Multilingual Websites: Ways to Make a WordPress Site Multilingual

Monday, August 26th, 2019
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Companies are recognizing their diverse audiences and a need to reach them with personalized content. I see more companies investing in their global reach, with an effort to support multiple languages in website content. With WordPress being a leading platform for websites, it seems fitting to explore all the ways that you can support multiple languages with WordPress. Here are some approaches for multilingual websites.

Hello World Multilingual Websites Concept

Hello World Multilingual Websites Concept, Unsplash

 

Using Google Translate (Or, Maybe Not)

Unfortunately the once easy to insert Google Translate widget is no longer supported. It was deprecated in August 2019.

But Google still has a Cloud-based API solution for languages.

This may open some interesting opportunities for web developers, assuming Google will still continue to grow it’s machine based translations. Google seems to be structuring the usage of this API like their maps and others, with a billing profile now required. I recommend reading up on the billing requirements before delving deep.

If you want to tackle this integration, it will require an experienced developer to work with the API and implement it to a site.

There are some newer plugins available for WordPress such as TranslatePress that are using this technology. This might make the job easier, but it seems to still require using your Google account. If you have a fair amount of traffic that will send calls to the API, expect a bill.

 

Using WPML and Multi-Site Setup

A popular and leading solution, WPML allows you to create an organized system of language sections and translated content in your WordPress. This solution is best for companies who will provide the translated content, rather than relying on a robot to auto-translate.

World Map and Regional Concepts

Map Concept Photo by Brett Zeck on Unsplash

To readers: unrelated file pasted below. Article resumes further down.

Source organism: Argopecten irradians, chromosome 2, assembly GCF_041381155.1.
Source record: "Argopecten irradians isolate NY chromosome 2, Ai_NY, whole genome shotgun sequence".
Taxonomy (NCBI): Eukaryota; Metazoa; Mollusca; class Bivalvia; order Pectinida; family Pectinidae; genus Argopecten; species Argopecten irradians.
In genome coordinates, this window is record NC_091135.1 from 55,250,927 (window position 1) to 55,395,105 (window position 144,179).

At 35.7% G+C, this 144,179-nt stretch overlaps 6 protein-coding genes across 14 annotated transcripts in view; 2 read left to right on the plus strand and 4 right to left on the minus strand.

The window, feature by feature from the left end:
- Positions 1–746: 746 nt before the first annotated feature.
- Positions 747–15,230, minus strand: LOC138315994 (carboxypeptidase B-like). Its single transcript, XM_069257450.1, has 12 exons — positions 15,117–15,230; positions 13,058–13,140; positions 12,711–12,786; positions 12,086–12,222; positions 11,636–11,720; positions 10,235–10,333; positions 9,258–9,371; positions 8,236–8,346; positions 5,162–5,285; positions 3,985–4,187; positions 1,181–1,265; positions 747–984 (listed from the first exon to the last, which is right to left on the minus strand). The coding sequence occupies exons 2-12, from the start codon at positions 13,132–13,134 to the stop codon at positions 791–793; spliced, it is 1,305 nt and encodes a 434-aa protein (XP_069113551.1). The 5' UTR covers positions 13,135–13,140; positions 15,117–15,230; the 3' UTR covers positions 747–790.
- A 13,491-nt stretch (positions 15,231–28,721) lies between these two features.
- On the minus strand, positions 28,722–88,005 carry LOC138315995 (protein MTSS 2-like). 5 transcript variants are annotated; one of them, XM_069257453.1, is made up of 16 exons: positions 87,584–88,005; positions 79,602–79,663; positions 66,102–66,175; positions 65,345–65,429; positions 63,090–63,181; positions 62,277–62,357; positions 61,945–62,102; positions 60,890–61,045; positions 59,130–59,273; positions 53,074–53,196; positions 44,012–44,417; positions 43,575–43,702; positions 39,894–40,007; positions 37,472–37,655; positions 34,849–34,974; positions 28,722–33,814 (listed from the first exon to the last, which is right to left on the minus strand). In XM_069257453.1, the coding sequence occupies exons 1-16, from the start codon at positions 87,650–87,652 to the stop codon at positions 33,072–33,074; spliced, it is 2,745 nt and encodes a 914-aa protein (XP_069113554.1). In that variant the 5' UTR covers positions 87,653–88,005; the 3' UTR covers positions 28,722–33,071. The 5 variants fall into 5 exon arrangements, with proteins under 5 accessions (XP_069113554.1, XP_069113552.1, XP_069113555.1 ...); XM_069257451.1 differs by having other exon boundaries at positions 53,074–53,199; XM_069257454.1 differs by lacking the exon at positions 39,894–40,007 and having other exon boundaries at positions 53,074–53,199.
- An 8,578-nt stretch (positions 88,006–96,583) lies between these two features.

With WPML, you can easily organize and track each language version of each Page or Post. It can also support your SEO efforts in several languages.

Corporations that prefer to have professionally translated content for their employees and customers may prefer this approach. Robot-translated content might be too prone to errors or might not properly communicate the brand.

WordPress also supports a multi-site setup option. This means that you can have secondary websites below your main domain that are intended for different audiences. You can create a different version of your website for each language, each with a unique url structure (like: mysite.com/es/ or mysite.com/fr/).

 

Creating Multilingual Websites with Custom Themes

This is an approach to using the capabilities of WordPress and keeping different versions of content organized. It doesn’t require any fancy plugins, but it does involve a little custom theming. I used this method for many years, before WPML was popularly available.

The approach involves:

  • Working with your custom theme files
  • Creating different menus for each language
  • Creating pages for different versions of your content

For example, these might be the steps:

1)    Create an English Menu and a Spanish Menu.

2)    Create 2 copies of your header.php file, the 2nd file being the 2nd language. Maybe it is called header-spanish.php and includes the ID for the Spanish menu.

3)    Create 2 Page Templates, one for each language. Each template should call the appropriate header file.

4)    Create 2 copies of each Page, one version for each language. Assign the related template to the page.

5)    Don’t forget to add a link in your menu or header to allow users to go back and forth to the other language. I liked to add a small flag icon that linked to the homepage for each language.

Here is an article from 2011 where I described this approach for custom theming and multiple languages. WordPress versions have evolved, but the method is still possible.

 

Setting Up Separate Sites for Each Language

And finally, you may choose to invest in building completely independent website for each region. Some companies have a “main” site in English that serves North America and English-speaking countries, while they have a separate site for Chinese.

There are even services that offer to create different proxy websites with translated content for you. This may be popular for a large company with employees on different continents. While it may seem like a lot of work to maintain multiple websites, it also gives each region full control over the design and content personalization. Each website can be tailored to the audience’s unique culture.

Is your organization planning to expand content into multiple languages? Share some comments about your approach!

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Posted in : Austin Web Design

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